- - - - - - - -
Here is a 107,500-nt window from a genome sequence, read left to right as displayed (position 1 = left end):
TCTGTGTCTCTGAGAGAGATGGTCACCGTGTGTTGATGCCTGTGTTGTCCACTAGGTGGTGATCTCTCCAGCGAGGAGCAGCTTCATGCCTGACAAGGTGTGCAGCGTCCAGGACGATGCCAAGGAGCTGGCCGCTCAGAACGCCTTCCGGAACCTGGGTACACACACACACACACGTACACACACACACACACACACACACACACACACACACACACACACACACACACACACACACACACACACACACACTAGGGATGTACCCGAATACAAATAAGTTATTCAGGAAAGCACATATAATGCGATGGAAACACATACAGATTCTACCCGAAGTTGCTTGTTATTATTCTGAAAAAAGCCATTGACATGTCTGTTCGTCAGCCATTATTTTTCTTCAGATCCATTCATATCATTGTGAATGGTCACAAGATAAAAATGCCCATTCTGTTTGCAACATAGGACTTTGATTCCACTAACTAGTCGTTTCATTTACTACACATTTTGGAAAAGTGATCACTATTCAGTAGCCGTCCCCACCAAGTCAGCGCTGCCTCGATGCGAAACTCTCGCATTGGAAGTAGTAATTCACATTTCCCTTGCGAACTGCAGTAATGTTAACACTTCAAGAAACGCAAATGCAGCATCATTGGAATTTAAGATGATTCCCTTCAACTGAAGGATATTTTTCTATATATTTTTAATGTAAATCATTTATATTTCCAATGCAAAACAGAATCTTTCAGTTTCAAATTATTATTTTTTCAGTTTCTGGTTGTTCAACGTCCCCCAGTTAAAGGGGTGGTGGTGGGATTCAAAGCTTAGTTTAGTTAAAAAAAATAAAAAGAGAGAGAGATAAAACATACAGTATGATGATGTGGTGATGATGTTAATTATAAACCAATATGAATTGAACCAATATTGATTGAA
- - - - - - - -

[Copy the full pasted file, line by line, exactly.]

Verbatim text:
Here is a 107,500-nt window from a genome sequence, read left to right as displayed (position 1 = left end):
TCTGTGTCTCTGAGAGAGATGGTCACCGTGTGTTGATGCCTGTGTTGTCCACTAGGTGGTGATCTCTCCAGCGAGGAGCAGCTTCATGCCTGACAAGGTGTGCAGCGTCCAGGACGATGCCAAGGAGCTGGCCGCTCAGAACGCCTTCCGGAACCTGGGTACACACACACACACACGTACACACACACACACACACACACACACACACACACACACACACACACACACACACACACACACACACACACACACTAGGGATGTACCCGAATACAAATAAGTTATTCAGGAAAGCACATATAATGCGATGGAAACACATACAGATTCTACCCGAAGTTGCTTGTTATTATTCTGAAAAAAGCCATTGACATGTCTGTTCGTCAGCCATTATTTTTCTTCAGATCCATTCATATCATTGTGAATGGTCACAAGATAAAAATGCCCATTCTGTTTGCAACATAGGACTTTGATTCCACTAACTAGTCGTTTCATTTACTACACATTTTGGAAAAGTGATCACTATTCAGTAGCCGTCCCCACCAAGTCAGCGCTGCCTCGATGCGAAACTCTCGCATTGGAAGTAGTAATTCACATTTCCCTTGCGAACTGCAGTAATGTTAACACTTCAAGAAACGCAAATGCAGCATCATTGGAATTTAAGATGATTCCCTTCAACTGAAGGATATTTTTCTATATATTTTTAATGTAAATCATTTATATTTCCAATGCAAAACAGAATCTTTCAGTTTCAAATTATTATTTTTTCAGTTTCTGGTTGTTCAACGTCCCCCAGTTAAAGGGGTGGTGGTGGGATTCAAAGCTTAGTTTAGTTAAAAAAAATAAAAAGAGAGAGAGATAAAACATACAGTATGATGATGTGGTGATGATGTTAATTATAAACCAATATGAATTGAACCAATATTGATTGAA